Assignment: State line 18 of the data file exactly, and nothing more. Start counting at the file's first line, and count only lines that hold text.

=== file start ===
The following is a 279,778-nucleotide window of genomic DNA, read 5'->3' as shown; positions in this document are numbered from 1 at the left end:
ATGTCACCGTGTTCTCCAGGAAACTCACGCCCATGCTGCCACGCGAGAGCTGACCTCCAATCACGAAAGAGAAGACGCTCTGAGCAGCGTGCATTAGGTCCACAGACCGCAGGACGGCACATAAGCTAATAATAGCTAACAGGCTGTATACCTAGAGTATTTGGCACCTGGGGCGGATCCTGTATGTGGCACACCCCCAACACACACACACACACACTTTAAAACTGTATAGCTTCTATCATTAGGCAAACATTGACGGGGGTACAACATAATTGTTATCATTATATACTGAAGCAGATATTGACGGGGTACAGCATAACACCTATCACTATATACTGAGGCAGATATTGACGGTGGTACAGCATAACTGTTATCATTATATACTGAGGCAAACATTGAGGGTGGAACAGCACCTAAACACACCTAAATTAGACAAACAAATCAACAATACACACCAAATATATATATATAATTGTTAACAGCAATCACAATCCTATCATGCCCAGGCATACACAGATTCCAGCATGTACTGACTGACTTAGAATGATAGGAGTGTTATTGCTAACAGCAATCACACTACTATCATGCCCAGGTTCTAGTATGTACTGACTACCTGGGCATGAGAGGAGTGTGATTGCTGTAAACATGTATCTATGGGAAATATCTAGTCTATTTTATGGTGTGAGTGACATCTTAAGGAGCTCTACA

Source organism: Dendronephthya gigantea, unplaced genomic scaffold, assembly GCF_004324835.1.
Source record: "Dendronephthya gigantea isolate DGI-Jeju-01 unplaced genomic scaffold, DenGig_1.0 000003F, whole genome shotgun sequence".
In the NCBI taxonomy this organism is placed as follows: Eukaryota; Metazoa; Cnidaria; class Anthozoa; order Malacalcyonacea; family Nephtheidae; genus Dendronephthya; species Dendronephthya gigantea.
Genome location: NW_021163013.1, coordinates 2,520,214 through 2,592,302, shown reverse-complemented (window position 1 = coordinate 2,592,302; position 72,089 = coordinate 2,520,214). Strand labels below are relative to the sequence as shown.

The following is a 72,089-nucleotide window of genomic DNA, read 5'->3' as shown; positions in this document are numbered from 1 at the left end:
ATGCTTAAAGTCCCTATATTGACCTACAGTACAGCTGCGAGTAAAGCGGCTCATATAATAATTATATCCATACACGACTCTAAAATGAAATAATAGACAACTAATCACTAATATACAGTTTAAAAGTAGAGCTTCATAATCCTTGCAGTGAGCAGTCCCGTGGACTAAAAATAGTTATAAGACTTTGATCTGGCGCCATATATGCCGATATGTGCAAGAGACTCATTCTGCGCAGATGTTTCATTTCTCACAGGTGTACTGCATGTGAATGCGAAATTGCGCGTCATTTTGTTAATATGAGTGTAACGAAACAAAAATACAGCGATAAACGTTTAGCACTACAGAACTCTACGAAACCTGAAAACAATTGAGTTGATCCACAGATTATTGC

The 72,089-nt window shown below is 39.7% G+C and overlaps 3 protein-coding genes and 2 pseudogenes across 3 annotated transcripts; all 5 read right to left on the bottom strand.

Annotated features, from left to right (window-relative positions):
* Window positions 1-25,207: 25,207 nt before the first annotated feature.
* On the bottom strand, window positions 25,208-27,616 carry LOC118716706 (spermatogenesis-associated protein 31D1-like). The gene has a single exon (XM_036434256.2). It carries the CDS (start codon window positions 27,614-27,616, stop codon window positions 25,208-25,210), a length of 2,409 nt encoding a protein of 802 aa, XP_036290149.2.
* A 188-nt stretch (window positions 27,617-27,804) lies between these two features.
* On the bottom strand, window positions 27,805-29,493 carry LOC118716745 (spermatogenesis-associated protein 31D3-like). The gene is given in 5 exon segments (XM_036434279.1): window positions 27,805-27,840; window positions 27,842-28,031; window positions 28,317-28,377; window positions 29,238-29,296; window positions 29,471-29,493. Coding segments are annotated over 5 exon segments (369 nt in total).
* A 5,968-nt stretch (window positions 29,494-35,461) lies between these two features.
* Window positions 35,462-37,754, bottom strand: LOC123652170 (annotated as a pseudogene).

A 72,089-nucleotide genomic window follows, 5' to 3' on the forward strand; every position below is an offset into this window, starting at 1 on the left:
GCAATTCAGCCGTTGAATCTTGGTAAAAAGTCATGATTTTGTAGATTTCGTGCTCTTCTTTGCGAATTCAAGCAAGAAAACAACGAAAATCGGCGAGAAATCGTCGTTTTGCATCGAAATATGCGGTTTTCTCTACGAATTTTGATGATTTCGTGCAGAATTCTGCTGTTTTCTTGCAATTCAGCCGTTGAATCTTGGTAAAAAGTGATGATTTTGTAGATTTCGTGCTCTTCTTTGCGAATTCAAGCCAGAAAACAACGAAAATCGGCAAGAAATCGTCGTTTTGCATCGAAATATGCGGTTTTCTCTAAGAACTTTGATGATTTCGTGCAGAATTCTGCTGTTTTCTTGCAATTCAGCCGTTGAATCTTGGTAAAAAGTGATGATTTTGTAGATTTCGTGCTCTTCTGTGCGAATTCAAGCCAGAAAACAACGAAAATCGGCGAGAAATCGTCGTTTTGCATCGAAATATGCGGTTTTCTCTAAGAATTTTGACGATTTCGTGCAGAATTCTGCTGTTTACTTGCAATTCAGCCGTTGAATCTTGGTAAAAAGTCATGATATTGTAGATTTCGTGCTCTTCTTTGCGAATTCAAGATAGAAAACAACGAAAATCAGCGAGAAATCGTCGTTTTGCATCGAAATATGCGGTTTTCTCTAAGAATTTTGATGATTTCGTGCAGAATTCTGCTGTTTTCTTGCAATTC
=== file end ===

GCAATTCAGCCGTTGAATCTTGGTAAAAAGTCATGATTTTGTAGATTTCGTGCTCTTCTTTGCGAATTCAAGCAAGAAAACAACGAAAATCGGCGAGAAATCGTCGTTTTGCATCGAAATATGCGGTTTTCTCTACGAATTTTGATGATTTCGTGCAGAATTCTGCTGTTTTCTTGCAATTCAGCCGTTGAATCTTGGTAAAAAGTGATGATTTTGTAGATTTCGTGCTCTTCTTTGCGAATTCAAGCCAGAAAACAACGAAAATCGGCAAGAAATCGTCGTTTTGCATCGAAATATGCGGTTTTCTCTAAGAACTTTGATGATTTCGTGCAGAATTCTGCTGTTTTCTTGCAATTCAGCCGTTGAATCTTGGTAAAAAGTGATGATTTTGTAGATTTCGTGCTCTTCTGTGCGAATTCAAGCCAGAAAACAACGAAAATCGGCGAGAAATCGTCGTTTTGCATCGAAATATGCGGTTTTCTCTAAGAATTTTGACGATTTCGTGCAGAATTCTGCTGTTTACTTGCAATTCAGCCGTTGAATCTTGGTAAAAAGTCATGATATTGTAGATTTCGTGCTCTTCTTTGCGAATTCAAGATAGAAAACAACGAAAATCAGCGAGAAATCGTCGTTTTGCATCGAAATATGCGGTTTTCTCTAAGAATTTTGATGATTTCGTGCAGAATTCTGCTGTTTTCTTGCAATTC